Always Setting a New Course

You might think that building a wind farm is as easy as having somewhere to put the turbines, installing them and then just waiting for the breeze to come a-rollin. But there’s much more to it than that.

Whenever Equinor or any other company wants to build a new wind farm, a bidding contest takes place. Bids are based on how much it’s going to cost to build and operate the wind farm and what the price of the power will be.

“We’re trying to make sure that Equinor has the best tools to simulate what the total cost will be in an early phase," Mats Grønning Andersen says.

Portrait of a smiling man

“Personally, I’m very happy to be working in a company where I have the opportunity to combine working with renewable energy and exploring new technology at the same time.”

Mats Grønning Andersen

Going Green

Mats is the team leader for the merry team of three working on the tool nicknamed LCoE: Levelized Cost of Energy. Together with Hallgeir Holien and Arve Skogvold, they’re currently working on cloud infrastructure.

He may be a seasoned software developer but it was no coincidence that Mats ended up working on a project focusing on new energy.

“Working on projects related to new, greener energy feels more forward-looking. Thankfully, Equinor is a company that works in different fields and has a lot of options to choose from,” Mats explains.

Students and younger people in general are more interested in working with new energy, which can make it easier to recruit or assemble a team, Mats says.


Choosing new tech for each project helps Hallgeir and the rest of the team stay relevant. Photo: Torstein Lund Eik/Equinor

All good things come in threes: and the LCoE team is no exception - with Arve as the third member. Photo: Torstein Lund Eik/Equinor

Choosing new tech for each project helps Hallgeir and the rest of the team stay relevant. Photo: Torstein Lund Eik/Equinor

All good things come in threes: and the LCoE team is no exception - with Arve as the third member. Photo: Torstein Lund Eik/Equinor

Creating a Culture of Learning

When working in Software Innovation, there is a lot of new technology to wrap your head around. Mats tells us that it’s not rare for him or his colleagues to start working on a new project once a year.

“When we start working on a new project, we often choose an entirely new framework or technology. I believe this helps us to stay productive and up to date,” he says.

“This helps to build a culture of learning new things and learning quickly, so that we can become even faster and more productive when learning a new technology in the future,” Mats adds.

Listen as Mats tells us why it's important for the team of three to work with what they're best at - while still knowing a little bit about everything. (Video: Torstein Lund Eik)

A High Level of Freedom

Everyone in SI has the opportunity to spend up to 20% of their working hours on gaining new competence and learning something new. But learning something new isn’t the only side effect to choosing different technology every time they start a project.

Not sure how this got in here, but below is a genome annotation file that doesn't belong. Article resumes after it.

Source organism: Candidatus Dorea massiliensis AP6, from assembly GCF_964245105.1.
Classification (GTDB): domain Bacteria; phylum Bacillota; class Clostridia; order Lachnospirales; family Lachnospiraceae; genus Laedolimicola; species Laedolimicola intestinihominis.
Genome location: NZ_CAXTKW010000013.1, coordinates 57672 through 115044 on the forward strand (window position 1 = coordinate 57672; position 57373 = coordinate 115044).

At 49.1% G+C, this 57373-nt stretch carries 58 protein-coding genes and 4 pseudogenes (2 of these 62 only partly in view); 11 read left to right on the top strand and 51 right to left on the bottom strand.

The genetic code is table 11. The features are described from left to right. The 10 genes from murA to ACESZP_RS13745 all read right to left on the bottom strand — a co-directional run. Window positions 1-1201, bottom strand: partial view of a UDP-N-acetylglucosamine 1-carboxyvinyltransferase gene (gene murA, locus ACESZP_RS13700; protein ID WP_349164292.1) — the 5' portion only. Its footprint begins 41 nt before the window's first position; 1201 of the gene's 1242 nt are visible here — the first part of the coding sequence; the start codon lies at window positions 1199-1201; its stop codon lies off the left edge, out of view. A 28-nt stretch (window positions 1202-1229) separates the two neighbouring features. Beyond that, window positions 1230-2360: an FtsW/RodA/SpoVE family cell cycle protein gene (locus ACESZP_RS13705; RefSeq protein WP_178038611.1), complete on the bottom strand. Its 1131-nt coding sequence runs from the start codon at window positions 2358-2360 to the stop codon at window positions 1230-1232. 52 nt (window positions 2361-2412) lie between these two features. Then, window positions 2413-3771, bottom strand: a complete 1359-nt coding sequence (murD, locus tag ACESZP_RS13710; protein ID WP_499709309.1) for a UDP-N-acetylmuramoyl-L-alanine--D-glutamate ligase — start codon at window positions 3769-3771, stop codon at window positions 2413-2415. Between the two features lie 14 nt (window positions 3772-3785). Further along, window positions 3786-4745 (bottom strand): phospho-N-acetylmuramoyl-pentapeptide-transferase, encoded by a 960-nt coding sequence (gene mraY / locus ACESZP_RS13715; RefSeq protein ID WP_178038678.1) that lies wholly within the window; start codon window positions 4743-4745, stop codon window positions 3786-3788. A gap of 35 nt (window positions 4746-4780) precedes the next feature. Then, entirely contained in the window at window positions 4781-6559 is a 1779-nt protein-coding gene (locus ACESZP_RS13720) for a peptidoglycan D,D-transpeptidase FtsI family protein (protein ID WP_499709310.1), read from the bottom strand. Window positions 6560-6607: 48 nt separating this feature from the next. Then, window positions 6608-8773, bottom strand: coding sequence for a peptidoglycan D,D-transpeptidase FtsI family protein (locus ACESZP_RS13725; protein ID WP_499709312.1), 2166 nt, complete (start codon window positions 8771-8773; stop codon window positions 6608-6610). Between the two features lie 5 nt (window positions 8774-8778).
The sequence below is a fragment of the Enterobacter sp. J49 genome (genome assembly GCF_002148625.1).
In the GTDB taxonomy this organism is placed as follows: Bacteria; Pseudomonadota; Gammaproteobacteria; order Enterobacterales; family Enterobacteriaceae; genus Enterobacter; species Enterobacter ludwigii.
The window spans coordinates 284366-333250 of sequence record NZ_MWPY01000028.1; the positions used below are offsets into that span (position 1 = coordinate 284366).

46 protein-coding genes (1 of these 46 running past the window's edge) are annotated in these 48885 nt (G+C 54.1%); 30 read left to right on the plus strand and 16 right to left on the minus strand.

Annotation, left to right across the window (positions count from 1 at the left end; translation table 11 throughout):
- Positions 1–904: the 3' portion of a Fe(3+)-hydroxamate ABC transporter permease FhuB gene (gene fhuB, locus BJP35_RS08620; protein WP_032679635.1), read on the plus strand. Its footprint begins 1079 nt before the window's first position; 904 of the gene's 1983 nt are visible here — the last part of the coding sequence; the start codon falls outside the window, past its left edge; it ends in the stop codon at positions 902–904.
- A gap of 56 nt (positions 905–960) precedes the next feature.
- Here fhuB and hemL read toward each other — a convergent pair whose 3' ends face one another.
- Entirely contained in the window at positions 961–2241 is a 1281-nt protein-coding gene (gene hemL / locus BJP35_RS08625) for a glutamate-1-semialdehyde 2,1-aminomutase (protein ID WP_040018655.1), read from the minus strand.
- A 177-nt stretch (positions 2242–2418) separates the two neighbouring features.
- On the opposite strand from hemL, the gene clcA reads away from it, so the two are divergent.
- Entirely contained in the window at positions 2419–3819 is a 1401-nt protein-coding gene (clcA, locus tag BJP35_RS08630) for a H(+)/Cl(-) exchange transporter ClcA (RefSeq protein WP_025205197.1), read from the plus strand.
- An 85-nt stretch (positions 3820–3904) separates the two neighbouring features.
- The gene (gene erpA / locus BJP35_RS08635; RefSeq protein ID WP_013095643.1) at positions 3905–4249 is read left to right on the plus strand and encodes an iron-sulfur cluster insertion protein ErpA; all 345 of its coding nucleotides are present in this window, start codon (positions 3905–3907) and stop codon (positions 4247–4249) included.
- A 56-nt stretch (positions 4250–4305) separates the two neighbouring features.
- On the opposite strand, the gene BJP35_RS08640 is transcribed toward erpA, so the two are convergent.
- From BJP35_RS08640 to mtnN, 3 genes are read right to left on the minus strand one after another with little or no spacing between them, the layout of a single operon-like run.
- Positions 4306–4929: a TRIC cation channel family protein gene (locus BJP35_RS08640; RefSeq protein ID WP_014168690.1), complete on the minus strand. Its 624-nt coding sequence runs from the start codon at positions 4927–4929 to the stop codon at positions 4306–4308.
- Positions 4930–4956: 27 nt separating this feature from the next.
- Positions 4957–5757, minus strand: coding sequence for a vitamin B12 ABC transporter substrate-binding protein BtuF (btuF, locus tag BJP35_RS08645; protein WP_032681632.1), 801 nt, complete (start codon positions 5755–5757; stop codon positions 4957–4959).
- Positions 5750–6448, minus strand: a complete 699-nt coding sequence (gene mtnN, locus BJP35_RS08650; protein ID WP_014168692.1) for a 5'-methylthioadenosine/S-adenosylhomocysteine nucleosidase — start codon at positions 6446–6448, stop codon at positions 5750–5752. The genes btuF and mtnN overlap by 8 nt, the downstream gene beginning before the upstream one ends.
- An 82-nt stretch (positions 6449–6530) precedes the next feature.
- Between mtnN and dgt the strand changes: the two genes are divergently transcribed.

“No one else tells my team and I how we should work. We take this high level of trust very seriously and we’re always doing our best to make sure we’re making the right choice in technology,” Mats says.

Having the freedom to choose the technology they best see fit is a great opportunity to have but it’s not all sunshine and rainbows, Hallgeir Holien explains.

“It’s a double-edged sword. Having the opportunity to choose the technologies we want to work with is great but you can at times feel a little uncertain on what direction to take since there are countless options.”

Because like we all know, with great power comes great responsibility – one neither Hallgeir or any developer takes lightly.

“I feel a lot more inspired to immerse myself in the subject and learn more about it when I get to take part in deciding what technology we’re going to use. This freedom and the amount of responsibility we get really makes you feel a greater sense of accomplishment when we succeed.”

Hallgeir Holien

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In the coming months, the team have their work cut out for them. Like most projects in Software Innovation, rounds of conceptual- and prototyping work awaits them – before even more development can take place. A project’s success isn’t easy to predict before it’s in full use.

“I have a good feeling about the work we’ve done based on the user feedback and statistics we’ve got so far. Developing new technology and software also means we have to get people on board with change and get them acquainted with something new,” Mats says.

It’ll be exciting to see the work that Mats and the rest of the Green Teams deliver in the future. If you want to stay up to date and in the Loop – make sure you subscribe! Then, the winds will deliver the latest stories from Software Innovation straight into your mailbox. Quite nifty!

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Portrait of a man

Arve Skogvold

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Hallgeir Holien

Portrait of a smiling man

Mats Grønning Andersen

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